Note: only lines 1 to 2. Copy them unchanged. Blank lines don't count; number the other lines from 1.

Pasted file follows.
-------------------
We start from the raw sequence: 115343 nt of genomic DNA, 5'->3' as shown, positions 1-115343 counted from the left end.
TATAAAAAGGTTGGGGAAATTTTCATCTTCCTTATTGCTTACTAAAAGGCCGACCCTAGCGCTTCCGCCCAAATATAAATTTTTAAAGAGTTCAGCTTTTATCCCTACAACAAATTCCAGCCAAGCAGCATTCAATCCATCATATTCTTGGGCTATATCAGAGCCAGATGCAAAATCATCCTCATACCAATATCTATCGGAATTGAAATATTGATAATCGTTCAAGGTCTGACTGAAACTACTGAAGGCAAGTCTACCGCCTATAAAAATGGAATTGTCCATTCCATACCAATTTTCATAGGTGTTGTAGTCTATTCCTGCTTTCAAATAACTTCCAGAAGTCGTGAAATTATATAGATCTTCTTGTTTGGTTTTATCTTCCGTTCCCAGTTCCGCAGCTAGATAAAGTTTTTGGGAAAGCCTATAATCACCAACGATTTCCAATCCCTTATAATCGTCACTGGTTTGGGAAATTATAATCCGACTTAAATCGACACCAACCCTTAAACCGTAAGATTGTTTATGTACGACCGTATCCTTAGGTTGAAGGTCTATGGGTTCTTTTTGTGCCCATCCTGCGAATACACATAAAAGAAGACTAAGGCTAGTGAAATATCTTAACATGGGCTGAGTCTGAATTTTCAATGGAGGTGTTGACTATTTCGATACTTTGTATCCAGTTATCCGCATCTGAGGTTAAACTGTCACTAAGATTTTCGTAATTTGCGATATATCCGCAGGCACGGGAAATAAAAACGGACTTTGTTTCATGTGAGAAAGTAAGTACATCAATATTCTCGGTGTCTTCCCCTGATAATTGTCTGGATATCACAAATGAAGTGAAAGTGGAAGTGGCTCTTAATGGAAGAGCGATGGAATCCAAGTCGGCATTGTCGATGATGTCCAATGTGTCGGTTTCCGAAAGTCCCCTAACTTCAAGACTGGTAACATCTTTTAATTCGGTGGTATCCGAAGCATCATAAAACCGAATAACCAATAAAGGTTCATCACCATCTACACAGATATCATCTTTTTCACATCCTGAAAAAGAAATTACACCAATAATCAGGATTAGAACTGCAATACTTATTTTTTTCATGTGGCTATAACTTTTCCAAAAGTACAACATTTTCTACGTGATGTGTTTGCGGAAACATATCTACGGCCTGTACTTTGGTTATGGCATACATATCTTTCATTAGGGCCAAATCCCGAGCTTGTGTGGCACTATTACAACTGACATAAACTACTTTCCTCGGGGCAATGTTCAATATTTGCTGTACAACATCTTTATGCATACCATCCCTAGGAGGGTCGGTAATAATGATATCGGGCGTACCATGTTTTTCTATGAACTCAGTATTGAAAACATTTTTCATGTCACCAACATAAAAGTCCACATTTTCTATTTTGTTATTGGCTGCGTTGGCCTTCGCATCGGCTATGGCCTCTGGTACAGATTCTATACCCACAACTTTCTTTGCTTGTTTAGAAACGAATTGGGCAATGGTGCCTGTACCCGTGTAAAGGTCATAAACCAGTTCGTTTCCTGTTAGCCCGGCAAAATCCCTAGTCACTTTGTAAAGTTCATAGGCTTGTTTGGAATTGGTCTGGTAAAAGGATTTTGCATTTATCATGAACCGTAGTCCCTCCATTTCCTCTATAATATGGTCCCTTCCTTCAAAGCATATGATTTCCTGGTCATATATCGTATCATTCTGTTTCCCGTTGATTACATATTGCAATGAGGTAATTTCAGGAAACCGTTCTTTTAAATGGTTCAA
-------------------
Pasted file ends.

We start from the raw sequence: 115343 nt of genomic DNA, 5'->3' as shown, positions 1-115343 counted from the left end.
TATAAAAAGGTTGGGGAAATTTTCATCTTCCTTATTGCTTACTAAAAGGCCGACCCTAGCGCTTCCGCCCAAATATAAATTTTTAAAGAGTTCAGCTTTTATCCCTACAACAAATTCCAGCCAAGCAGCATTCAATCCATCATATTCTTGGGCTATATCAGAGCCAGATGCAAAATCATCCTCATACCAATATCTATCGGAATTGAAATATTGATAATCGTTCAAGGTCTGACTGAAACTACTGAAGGCAAGTCTACCGCCTATAAAAATGGAATTGTCCATTCCATACCAATTTTCATAGGTGTTGTAGTCTATTCCTGCTTTCAAATAACTTCCAGAAGTCGTGAAATTATATAGATCTTCTTGTTTGGTTTTATCTTCCGTTCCCAGTTCCGCAGCTAGATAAAGTTTTTGGGAAAGCCTATAATCACCAACGATTTCCAATCCCTTATAATCGTCACTGGTTTGGGAAATTATAATCCGACTTAAATCGACACCAACCCTTAAACCGTAAGATTGTTTATGTACGACCGTATCCTTAGGTTGAAGGTCTATGGGTTCTTTTTGTGCCCATCCTGCGAATACACATAAAAGAAGACTAAGGCTAGTGAAATATCTTAACATGGGCTGAGTCTGAATTTTCAATGGAGGTGTTGACTATTTCGATACTTTGTATCCAGTTATCCGCATCTGAGGTTAAACTGTCACTAAGATTTTCGTAATTTGCGATATATCCGCAGGCACGGGAAATAAAAACGGACTTTGTTTCATGTGAGAAAGTAAGTACATCAATATTCTCGGTGTCTTCCCCTGATAATTGTCTGGATATCACAAATGAAGTGAAAGTGGAAGTGGCTCTTAATGGAAGAGCGATGGAATCCAAGTCGGCATTGTCGATGATGTCCAATGTGTCGGTTTCCGAAAGTCCCCTAACTTCAAGACTGGTAACATCTTTTAATTCGGTGGTATCCGAAGCATCATAAAACCGAATAACCAATAAAGGTTCATCACCATCTACACAGATATCATCTTTTTCACATCCTGAAAAAGAAATTACACCAATAATCAGGATTAGAACTGCAATACTTATTTTTTTCATGTGGCTATAACTTTTCCAAAAGTACAACATTTTCTACGTGATGTGTTTGCGGAAACATATCTACGGCCTGTACTTTGGTTATGGCATACATATCTTTCATTAGGGCCAAATCCCGAGCTTGTGTGGCACTATTACAACTGACATAAACTACTTTCCTCGGGGCAATGTTCAATATTTGCTGTACAACATCTTTATGCATACCATCCCTAGGAGGGTCGGTAATAATGATATCGGGCGTACCATGTTTTTCTATGAACTCAGTATTGAAAACATTTTTCATGTCACCAACATAAAAGTCCACATTTTCTATTTTGTTATTGGCTGCGTTGGCCTTCGCATCGGCTATGGCCTCTGGTACAGATTCTATACCCACAACTTTCTTTGCTTGTTTAGAAACGAATTGGGCAATGGTGCCTGTACCCGTGTAAAGGTCATAAACCAGTTCGTTTCCTGTTAGCCCGGCAAAATCCCTAGTCACTTTGTAAAGTTCATAGGCTTGTTTGGAATTGGTCTGGTAAAAGGATTTTGCATTTATCATGAACCGTAGTCCCTCCATTTCCTCTATAATATGGTCCCTTCCTTCAAAGCATATGATTTCCTGGTCATATATCGTATCATTCTGTTTCCCGTTGATTACATATTGCAATGAGGTAATTTCAGGAAACCGTTCTTTTAAATGGTTCAA